At the centre is Voice and around it is humility. At Vocal Associates we have a duty to share our gifts with humility. Let’s hear what Bertrand, our talented resident pianist, has to say about humility and music making!
VA: Thank you very much for taking time out for this interview Bertrand! We know that humility is something we can apply in all areas of our lives. What are your thoughts on humility? Bertrand: It's a virtue that we would like to see in others, but don't quite care about for ourselves.
VA: No matter how far you get in your career, or life in general, an important principle to bear is to always be humble. Some are under the impression that humility is a weakness. What are your thoughts on this? Bertrand: It actually takes quite some strength, forbearance, and mindfulness to cultivate humilityーconsider how it is so much easier to work on appearing humble than being humble! I think the further you get in your career, the harder it becomes to guard against pride, unless you have been conscientiously stocking up your humility store. When you find yourself thinking 'These people obviously don't know who I am and what I can do and what I have achieved and all the other luminous facts about me', I think it's time to eat a bit of humble pie.
As a side note, what I just said means I do think humility is a quality that can be practiced and built up; likewise, I think it will dissipate if one isn't careful.
VA: What impact do you think humility as a character trait has on a musician's ability? Bertrand: I think we should first establish that although an aspect of humility can be found in the yearning to serve others, this does not mean humility has to serve music, as though it were but a tool to some higher end. It's not like if you have X-amount of humility, you will improve by Y-amount musically. It's not an exact science and I don't think it should even be a science. Humility is a virtue in its own right and should be pursued independent of how it might or might not be good for musicians. I say this because musical lore abounds with tales of truly great, wonderful musicians who represent just about every form of narcissism and neurosis imaginable. This is not entirely surprising; on stage the line between putting on a show and showing-off becomes very thin. Of course many artistes are lovely to be around. But we cannot pretend the majority are moral beacons of breathtaking humilityーit's quite the opposite I'm afraid; some are about the most self-absorbed and prideful people I have ever met. And yet even these performers, if they are truly good at what they do, must have the humility to acknowledge their musical mistakes, at least to themselves in private practice. I think that's how we improve as musicians. We spot flaws, eat a razor-slice of humble pie and admit the flaw really is a flaw, and set to work on removing it. Musicians who can't admit or face their problems, who will always find some reason that explains away a fault even during personal practice, aren't usually very good at all.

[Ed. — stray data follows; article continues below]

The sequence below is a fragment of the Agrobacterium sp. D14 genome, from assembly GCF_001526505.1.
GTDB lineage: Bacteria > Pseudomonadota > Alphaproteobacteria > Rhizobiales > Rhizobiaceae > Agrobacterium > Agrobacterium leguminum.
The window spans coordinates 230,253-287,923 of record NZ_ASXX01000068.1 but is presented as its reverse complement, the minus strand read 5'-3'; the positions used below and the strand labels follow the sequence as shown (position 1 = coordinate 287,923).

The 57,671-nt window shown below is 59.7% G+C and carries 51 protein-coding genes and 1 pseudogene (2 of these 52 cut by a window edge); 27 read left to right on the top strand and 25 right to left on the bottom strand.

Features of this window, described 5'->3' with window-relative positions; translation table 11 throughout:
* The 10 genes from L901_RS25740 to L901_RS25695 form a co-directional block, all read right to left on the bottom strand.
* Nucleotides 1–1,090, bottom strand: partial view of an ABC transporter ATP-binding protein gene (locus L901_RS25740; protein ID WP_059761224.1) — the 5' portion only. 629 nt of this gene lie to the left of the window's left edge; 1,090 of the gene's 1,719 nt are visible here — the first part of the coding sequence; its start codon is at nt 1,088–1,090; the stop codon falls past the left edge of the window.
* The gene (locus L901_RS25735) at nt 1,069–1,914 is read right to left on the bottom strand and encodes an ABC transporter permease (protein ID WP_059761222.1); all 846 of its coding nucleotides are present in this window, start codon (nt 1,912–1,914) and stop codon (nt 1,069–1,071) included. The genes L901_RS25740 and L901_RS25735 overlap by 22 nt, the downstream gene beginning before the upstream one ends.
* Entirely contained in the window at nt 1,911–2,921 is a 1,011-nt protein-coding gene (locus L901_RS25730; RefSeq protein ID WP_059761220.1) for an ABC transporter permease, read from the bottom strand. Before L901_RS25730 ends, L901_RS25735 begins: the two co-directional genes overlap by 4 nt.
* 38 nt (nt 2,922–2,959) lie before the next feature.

VA: What additional character traits would you suggest to young musicians that will help them become better musicians? Bertrand: There are several factors associated with musical success that are discussed endlessly amongst pedagogues. I'm not sure if these have been through careful statistical evaluation, so off the cuff I'd say the factors that matter are:1) being focused and hardworking2) being observant and sensitiveHaving an open mind will also open vast realms for exploration and collaboration. The basic physical prerequisites to play a particular instrument also have to be met. I wouldn't say talent is overrated, but the word is overused and thus hard to define, so I'll leave it for another discussion.
Come and catch the talented Bertrand Lee on the piano together with Vocal Associates and friends during VA’s 5th Anniversary Concert on 1st and 2nd June 2019!